6. But even assuming that the principles of Section 412 should apply to revisions also, it is by now well-settled that though ordinarily in the case of conviction on a plea of guilty, there is a bar under Section 412 for an appeal except as to the extent or legality of the sentence, still if the facts alleged or disclosed or admitted by the accused do not amount to the offence for which he has been convicted, even though on his own plea, such a plea of guilty is no bar to an appeal on merits and to any challenge to the conviction itself and will not stand in the way of the accused being acquitted. Reference, if at all necessary, may be made to the Division Bench decision of this Court in Puspa Kumar Rai v. State 1978 Cri LJ 1379 at p. 1382 where the decision of the Madras High Court in Re : U.R. Ramaswamy 1954 Cri LJ 1567 and of the Madhya Pradesh High Court in the State of Madhya Pradesh v. Mustaq Husain Azad 1965-1 Cri LJ 711 were relied on. Reference in this connection may also be made to the later decisions of this Court in Raj Kumar Rai v. State 1979 Cri LJ 310 at p. 312 and also in Sonam Tshering v. State 1979 Cri LJ 1281 at p. 1288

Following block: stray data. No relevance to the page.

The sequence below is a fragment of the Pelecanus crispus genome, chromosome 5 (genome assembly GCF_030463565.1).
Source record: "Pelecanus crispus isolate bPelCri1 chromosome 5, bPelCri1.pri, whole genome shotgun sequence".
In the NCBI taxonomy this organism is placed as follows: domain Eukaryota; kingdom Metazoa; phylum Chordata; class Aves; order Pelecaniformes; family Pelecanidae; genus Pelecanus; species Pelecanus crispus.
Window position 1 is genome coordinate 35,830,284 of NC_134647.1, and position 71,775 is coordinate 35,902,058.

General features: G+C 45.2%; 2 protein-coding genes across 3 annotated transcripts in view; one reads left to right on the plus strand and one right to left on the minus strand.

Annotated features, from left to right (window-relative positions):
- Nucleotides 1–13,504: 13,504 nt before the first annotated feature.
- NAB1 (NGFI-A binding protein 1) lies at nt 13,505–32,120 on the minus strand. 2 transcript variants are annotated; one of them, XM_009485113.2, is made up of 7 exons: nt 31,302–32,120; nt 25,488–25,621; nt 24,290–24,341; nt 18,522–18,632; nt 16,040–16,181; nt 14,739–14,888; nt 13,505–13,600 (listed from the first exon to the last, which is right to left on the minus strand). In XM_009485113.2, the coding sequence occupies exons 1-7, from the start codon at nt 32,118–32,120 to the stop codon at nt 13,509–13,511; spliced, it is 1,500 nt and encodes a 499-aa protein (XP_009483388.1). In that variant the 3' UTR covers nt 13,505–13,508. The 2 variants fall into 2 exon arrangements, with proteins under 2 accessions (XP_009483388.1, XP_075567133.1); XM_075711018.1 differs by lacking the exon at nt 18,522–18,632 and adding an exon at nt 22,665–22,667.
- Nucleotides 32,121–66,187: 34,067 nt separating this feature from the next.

7. The relevant statements in the Prosecution Report have already been quoted hereinbefore, wherein it was only alleged that the accused Futi Sherpani was 'found staying in without Work Permit in Sikkim'. As already noted, under paragraph 1 of the Notification, 'every foreigner entering Sikkim or residing therein shall be required to obtain a Work Permit' before he can take up or continue in any employment for gain within the State of Sikkim' and any contravention of this provision is punishable under paragraph 4 of the Notification. It is, therefore, obvious that at foreigner by merely entering Sikkim or by merely residing therein, without a Work Permit, does not contravene the provisions of paragraph 1 and does no) render himself punishable under paragraph 4, unless he takes up or continues in any employment for gain in Sikkim There is absolutely no allegation in the prosecution Report that the accused has taken up or is continuing in any employment in Sikkim, whether for gain or otherwise and that being so, there is no escape from the conclusion that the facts alleged by the prosecution in its report do not make out any offence and, therefore, on the authority of the decisions referred to hereinbefore, it must be held that the prosecution must fail, the alleged plea of guilty of the accused notwithstanding.